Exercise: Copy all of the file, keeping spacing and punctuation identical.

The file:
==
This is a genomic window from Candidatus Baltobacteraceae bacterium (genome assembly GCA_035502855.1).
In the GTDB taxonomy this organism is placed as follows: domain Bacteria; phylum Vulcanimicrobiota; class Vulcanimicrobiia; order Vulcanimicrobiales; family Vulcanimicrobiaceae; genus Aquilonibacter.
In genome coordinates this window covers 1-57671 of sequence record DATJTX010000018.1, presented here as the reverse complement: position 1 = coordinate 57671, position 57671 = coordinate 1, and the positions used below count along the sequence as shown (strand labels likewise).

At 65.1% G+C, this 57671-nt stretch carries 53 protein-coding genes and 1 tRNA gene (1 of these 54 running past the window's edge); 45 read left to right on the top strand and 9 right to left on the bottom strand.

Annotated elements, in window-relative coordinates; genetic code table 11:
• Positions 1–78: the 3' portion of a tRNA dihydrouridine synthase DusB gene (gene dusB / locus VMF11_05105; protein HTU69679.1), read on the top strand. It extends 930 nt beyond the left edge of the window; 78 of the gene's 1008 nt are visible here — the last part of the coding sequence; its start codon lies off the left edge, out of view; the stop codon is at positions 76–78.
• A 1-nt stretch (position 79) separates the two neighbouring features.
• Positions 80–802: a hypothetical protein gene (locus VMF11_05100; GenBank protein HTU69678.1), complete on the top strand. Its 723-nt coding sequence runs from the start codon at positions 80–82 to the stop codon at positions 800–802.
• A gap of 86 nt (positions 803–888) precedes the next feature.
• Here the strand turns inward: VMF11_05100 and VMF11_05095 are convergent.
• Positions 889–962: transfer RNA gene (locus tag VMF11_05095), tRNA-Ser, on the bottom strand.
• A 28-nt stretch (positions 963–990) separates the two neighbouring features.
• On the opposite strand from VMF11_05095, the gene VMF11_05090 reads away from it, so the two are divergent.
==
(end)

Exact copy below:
This is a genomic window from Candidatus Baltobacteraceae bacterium (genome assembly GCA_035502855.1).
In the GTDB taxonomy this organism is placed as follows: domain Bacteria; phylum Vulcanimicrobiota; class Vulcanimicrobiia; order Vulcanimicrobiales; family Vulcanimicrobiaceae; genus Aquilonibacter.
In genome coordinates this window covers 1-57671 of sequence record DATJTX010000018.1, presented here as the reverse complement: position 1 = coordinate 57671, position 57671 = coordinate 1, and the positions used below count along the sequence as shown (strand labels likewise).

At 65.1% G+C, this 57671-nt stretch carries 53 protein-coding genes and 1 tRNA gene (1 of these 54 running past the window's edge); 45 read left to right on the top strand and 9 right to left on the bottom strand.

Annotated elements, in window-relative coordinates; genetic code table 11:
• Positions 1–78: the 3' portion of a tRNA dihydrouridine synthase DusB gene (gene dusB / locus VMF11_05105; protein HTU69679.1), read on the top strand. It extends 930 nt beyond the left edge of the window; 78 of the gene's 1008 nt are visible here — the last part of the coding sequence; its start codon lies off the left edge, out of view; the stop codon is at positions 76–78.
• A 1-nt stretch (position 79) separates the two neighbouring features.
• Positions 80–802: a hypothetical protein gene (locus VMF11_05100; GenBank protein HTU69678.1), complete on the top strand. Its 723-nt coding sequence runs from the start codon at positions 80–82 to the stop codon at positions 800–802.
• A gap of 86 nt (positions 803–888) precedes the next feature.
• Here the strand turns inward: VMF11_05100 and VMF11_05095 are convergent.
• Positions 889–962: transfer RNA gene (locus tag VMF11_05095), tRNA-Ser, on the bottom strand.
• A 28-nt stretch (positions 963–990) separates the two neighbouring features.
• On the opposite strand from VMF11_05095, the gene VMF11_05090 reads away from it, so the two are divergent.